Also, it must be remembered that when Israel conquered an opponents’ land or army, they often inherited slaves from those countries or slaves from other countries the conquered country itself had enslaved. What were the Israelites to do with these people who had been dispossessed of their lands? Send them back to countries that no longer existed, or to which they were no longer welcome? Send them back into heathen situations? Instead, YHVH allowed Israel to bring these captured people into Israel where they could live among a Torah-obedient people who worshipped the God of Israel, YHVH Elohim, and where they would be taught to love Elohim totally and their neighbors as themselves. In time, these slaves would be assimilated into the tribes of Israel through intermarriage and become part of Israel and thus be elevated in their social status. In this sense, slavery was a means of not only assimilating foreigners and illegal aliens, but evangelizing those who found themselves in the lowest echelons of the ancient world. Biblical slavery was ostensibly a way eventually to bring such people into the ways of the Torah and giving them a respected position and inheritance in the land of Israel among the people of Elohim thereby elevating them spiritually and socially from their previous enslaved heathen condition.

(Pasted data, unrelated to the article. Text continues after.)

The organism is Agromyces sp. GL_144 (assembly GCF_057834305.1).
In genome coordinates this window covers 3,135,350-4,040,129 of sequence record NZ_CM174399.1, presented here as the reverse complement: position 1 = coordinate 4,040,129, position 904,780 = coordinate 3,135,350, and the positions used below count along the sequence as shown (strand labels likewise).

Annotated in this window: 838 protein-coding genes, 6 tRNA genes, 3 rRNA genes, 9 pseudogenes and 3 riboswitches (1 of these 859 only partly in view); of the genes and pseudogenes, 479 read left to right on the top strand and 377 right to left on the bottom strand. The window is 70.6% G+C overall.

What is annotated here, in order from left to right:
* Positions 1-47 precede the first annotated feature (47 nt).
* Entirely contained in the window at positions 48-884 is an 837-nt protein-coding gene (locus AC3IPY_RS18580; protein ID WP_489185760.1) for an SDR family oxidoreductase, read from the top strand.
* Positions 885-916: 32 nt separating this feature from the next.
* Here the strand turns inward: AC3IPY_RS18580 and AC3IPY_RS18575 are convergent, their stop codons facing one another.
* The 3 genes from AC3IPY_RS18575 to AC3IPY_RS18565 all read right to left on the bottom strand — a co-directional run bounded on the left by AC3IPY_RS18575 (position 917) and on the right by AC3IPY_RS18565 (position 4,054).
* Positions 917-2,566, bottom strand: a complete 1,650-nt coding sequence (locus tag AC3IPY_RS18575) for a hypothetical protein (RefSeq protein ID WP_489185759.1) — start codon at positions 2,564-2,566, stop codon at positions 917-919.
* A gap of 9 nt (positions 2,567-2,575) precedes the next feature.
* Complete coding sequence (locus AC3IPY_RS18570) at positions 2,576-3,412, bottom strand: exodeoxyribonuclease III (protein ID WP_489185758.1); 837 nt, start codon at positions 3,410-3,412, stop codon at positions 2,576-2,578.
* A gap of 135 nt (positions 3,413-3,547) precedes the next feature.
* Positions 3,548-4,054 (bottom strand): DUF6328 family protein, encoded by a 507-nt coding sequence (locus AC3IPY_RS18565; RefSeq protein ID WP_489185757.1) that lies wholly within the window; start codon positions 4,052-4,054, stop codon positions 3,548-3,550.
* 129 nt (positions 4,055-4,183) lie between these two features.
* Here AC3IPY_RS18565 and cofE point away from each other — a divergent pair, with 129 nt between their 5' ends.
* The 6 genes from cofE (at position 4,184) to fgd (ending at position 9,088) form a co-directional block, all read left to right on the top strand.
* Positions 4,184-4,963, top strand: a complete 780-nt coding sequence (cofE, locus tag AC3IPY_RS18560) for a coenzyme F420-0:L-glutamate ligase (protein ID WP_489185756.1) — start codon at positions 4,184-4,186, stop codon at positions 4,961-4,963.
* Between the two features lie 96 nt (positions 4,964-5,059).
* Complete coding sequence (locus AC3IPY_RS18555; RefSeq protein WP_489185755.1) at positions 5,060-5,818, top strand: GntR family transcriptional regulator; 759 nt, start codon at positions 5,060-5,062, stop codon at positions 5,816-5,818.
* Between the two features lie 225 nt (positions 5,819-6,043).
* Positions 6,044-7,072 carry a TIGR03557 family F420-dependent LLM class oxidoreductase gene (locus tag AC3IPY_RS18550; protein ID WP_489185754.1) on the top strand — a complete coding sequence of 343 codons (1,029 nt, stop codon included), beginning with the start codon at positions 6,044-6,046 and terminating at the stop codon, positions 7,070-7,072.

Leviticus 25:55, Are my servants [or slave.] Here YHVH declares that “the children of Israel are my slaves [or servants, Heb. ebed], whom I have taken out of the land of Egypt—I am YHVH, your Elohim.” Here YHVH states dogmatically that he brought or redeemed the Israelites out of slavery to Egypt so that they could become his slaves. Does this trouble you? Being a slave o
Multiple times, the Scriptures enjoins those who have been blessed materially to help those who are poor. In fact, YHVH even has a special place in his heart for a special class of individuals who have fallen into poverty, namely, the widows and the fatherless (Deut 14:29; 16:11, 14; 24:19; 26:12–13; 1 Tim 5:3). Let’s now discover some biblical guidelines about charitable giving.
Yeshua declared that the poor would always be among us (Matt 26:11), so there will never be a lack of opportunity for the so-called haves to help the have-nots. Furthermore, YHVH promises to bless us when we give to the poor (Ps 41:1–3) as well as to those who have dedicated their lives to serving YHVH’s people through the ministry (Deut 14:29; 16:14; 26:12–13).